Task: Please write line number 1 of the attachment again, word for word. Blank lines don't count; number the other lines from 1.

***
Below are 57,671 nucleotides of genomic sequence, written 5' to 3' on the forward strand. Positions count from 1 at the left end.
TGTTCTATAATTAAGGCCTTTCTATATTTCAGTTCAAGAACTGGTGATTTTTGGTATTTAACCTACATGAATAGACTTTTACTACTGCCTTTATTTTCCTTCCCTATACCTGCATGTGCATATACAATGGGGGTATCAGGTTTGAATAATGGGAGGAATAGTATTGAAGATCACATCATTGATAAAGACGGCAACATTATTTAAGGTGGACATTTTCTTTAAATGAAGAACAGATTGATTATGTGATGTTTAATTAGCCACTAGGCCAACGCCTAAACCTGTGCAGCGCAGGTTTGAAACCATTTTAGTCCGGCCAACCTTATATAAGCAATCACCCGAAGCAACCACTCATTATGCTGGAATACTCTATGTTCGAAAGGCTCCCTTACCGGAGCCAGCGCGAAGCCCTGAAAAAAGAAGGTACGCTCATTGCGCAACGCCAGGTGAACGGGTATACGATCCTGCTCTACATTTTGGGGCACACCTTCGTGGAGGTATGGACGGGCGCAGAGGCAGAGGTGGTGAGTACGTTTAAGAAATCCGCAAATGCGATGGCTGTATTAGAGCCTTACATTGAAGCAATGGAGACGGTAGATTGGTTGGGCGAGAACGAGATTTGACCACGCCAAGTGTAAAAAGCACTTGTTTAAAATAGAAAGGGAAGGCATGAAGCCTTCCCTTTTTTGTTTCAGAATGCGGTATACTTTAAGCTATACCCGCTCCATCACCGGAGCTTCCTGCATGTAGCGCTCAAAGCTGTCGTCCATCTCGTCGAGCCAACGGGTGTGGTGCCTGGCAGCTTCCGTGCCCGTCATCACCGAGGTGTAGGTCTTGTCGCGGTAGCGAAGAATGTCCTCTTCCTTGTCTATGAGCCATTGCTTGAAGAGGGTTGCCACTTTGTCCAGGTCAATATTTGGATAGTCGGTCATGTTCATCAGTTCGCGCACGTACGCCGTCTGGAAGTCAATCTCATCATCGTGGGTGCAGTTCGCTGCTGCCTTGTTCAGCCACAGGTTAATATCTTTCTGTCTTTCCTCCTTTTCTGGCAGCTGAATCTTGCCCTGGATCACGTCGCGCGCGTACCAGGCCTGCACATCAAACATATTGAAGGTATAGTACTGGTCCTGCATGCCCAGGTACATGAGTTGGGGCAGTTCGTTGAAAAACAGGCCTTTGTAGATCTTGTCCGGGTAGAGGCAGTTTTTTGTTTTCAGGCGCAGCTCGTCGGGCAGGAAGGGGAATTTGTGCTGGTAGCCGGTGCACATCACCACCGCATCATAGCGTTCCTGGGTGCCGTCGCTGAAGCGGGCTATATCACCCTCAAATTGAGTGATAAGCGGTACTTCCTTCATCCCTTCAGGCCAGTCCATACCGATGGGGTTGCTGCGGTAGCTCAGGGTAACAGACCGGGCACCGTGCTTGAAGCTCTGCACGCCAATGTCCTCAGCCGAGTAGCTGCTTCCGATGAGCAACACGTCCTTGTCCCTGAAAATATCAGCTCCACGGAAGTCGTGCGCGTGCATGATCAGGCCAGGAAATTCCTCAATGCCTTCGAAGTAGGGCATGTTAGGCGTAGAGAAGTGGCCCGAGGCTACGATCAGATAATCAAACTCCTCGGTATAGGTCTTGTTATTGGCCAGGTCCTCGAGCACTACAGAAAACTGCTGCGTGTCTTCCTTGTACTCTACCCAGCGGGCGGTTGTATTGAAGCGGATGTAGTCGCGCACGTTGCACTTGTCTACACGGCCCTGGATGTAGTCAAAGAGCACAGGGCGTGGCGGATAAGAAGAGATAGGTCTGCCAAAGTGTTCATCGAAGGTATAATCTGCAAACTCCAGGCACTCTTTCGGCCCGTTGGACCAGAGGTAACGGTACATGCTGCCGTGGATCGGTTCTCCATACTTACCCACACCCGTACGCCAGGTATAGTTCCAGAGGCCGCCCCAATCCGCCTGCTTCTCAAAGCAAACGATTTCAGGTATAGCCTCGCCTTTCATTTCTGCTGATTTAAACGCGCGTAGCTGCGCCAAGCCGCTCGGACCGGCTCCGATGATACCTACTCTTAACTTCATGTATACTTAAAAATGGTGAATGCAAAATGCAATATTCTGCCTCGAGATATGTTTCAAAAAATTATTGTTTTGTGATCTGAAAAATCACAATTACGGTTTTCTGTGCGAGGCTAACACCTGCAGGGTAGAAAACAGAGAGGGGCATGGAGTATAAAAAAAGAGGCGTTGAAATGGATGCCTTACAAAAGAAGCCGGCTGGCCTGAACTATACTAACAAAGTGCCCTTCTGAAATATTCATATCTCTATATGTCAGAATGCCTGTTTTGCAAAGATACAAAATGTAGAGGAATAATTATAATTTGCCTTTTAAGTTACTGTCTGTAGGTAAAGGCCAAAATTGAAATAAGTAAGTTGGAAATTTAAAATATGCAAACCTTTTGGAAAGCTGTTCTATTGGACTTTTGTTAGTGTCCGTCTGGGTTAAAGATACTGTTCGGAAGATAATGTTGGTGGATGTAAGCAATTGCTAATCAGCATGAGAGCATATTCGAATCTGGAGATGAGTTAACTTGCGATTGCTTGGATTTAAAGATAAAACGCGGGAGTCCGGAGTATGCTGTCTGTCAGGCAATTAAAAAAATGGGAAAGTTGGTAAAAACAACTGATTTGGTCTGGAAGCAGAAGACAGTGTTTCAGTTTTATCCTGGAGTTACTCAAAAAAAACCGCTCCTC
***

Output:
Below are 57,671 nucleotides of genomic sequence, written 5' to 3' on the forward strand. Positions count from 1 at the left end.